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High Contrast

"We can cope but our camera needs help."

Most images have high contrast between very bright and very dark shades. The renowned photographer Ansel Adams developed a method of dividing these shades from pure white to pure black into eleven sections or zones.

Our eyes are capable of seeing all of these zones but a camera's digital sensor or film is not. It can only distinguish about five of them so, depending on how the exposure of the camera is set, some parts of an image will inevitably be lost (become black or white) unless we do something to help it; either by reducing the contrast it has to cope with or when we process/develop the image.

Photography Tips High Contrast Zones

Question from Joanne about High Contrast -

I have a Sony DSC-T1 and love it..my main problem is when I take a picture outside in bright sunlight with shadows. The shadowed areas always seem to turn out dark.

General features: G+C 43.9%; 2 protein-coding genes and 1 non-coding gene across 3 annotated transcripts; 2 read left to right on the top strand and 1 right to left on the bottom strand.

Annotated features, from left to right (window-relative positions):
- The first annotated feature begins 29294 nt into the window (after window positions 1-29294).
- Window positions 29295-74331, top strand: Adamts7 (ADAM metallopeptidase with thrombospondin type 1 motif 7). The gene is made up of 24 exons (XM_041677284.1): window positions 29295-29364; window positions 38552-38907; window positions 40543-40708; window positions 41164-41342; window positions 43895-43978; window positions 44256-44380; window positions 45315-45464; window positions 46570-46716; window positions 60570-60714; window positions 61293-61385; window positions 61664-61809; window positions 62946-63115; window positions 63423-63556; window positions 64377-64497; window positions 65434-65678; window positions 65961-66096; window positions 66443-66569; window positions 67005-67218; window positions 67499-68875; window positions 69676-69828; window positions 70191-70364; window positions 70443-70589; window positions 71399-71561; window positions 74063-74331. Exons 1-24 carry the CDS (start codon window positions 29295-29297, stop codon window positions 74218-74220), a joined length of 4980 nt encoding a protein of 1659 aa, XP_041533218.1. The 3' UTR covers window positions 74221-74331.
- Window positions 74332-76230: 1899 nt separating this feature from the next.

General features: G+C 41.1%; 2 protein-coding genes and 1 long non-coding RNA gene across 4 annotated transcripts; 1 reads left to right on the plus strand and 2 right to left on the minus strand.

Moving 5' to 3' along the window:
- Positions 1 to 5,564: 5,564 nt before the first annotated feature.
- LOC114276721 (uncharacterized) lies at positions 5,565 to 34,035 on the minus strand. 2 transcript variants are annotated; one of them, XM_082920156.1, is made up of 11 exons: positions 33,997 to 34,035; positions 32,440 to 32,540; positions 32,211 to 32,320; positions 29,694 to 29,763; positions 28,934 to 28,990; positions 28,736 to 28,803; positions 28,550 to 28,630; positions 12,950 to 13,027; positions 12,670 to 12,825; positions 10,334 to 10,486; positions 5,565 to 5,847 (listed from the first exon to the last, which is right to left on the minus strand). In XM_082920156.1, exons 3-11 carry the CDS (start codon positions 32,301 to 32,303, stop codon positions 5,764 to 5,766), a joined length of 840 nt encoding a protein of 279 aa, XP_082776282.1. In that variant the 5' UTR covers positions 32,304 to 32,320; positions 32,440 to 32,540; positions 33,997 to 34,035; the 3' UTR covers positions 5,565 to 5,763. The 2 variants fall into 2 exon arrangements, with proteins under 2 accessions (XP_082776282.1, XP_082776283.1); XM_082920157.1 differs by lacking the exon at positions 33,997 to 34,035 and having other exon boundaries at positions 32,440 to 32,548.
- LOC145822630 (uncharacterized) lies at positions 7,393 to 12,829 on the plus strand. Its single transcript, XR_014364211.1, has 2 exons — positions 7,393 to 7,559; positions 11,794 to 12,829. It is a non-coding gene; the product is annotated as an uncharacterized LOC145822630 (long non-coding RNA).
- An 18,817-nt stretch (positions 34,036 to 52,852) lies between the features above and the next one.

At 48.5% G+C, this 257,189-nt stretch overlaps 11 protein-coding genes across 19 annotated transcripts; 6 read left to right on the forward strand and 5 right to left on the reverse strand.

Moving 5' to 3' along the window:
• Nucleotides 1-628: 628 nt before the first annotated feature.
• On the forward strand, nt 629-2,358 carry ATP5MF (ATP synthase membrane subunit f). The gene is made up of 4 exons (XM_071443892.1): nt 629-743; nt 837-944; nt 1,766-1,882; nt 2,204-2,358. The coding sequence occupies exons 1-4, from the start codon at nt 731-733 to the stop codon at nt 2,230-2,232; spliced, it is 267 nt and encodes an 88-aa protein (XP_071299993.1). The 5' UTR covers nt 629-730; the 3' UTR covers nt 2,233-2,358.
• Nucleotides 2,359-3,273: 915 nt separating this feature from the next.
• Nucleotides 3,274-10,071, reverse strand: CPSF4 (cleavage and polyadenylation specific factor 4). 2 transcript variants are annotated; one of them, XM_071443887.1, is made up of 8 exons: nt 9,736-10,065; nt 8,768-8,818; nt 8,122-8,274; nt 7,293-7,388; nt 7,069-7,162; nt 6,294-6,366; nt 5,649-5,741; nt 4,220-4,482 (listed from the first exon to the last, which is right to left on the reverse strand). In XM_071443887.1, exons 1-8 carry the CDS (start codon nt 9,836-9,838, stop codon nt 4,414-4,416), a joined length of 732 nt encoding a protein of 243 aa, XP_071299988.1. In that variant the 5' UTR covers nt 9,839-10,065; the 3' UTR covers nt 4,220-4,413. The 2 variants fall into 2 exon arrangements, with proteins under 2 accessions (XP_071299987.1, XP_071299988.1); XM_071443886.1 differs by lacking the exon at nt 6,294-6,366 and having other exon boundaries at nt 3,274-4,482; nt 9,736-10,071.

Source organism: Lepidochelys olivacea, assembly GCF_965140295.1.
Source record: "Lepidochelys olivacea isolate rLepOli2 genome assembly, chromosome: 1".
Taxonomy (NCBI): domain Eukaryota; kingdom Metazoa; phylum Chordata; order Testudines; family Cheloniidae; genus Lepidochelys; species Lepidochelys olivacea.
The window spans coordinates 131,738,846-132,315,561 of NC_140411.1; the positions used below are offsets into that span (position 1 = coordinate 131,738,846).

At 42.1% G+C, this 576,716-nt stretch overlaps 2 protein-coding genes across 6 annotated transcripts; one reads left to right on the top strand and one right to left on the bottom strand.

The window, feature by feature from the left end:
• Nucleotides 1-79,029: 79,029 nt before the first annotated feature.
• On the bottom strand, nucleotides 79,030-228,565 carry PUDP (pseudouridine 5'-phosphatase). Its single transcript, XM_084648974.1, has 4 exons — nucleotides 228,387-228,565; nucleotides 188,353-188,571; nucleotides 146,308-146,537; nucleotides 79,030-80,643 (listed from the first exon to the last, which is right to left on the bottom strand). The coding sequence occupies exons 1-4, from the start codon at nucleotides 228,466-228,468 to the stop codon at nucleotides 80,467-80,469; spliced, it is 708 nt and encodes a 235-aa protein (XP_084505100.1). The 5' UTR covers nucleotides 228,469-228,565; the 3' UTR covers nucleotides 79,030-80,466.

I usually have it set on the auto setting..maybe I need to put it on the full sun setting??

Any ideas?

Answer -

Hi Joanne,

Thank you for your enquiry.

A digital camera captures an image on a sensor. This sensor is not able to record such a wide range of light to dark (contrast) as our eyes. The result of this is that, either the sensor loses parts of the scene that are very dark or parts which are very bright. In your case, your camera is exposing for the brighter parts of the scene so you are losing detail in the darker parts.

I don't know your specific camera but most cameras have the capability of adjusting the exposure to allow you to expose for the areas of the scene that are more important for you. This should be explained in the camera's manual.

There is a section at www.better-photographs.com that explains this in more detail - www.better-photographs.com/exposure.html

A tutorial which explains how to analyse your shots using histograms - www.better-photographs.com/histograms.html

A good book which goes into much more detail - www.better-photographs.com/photography-books.html#BP

And finally, a way in which you can lighten the parts of an image which are too dark - www.better-photographs.com/too-dark.html

I hope this helps you.

Enjoy your photography.

Best wishes,

John




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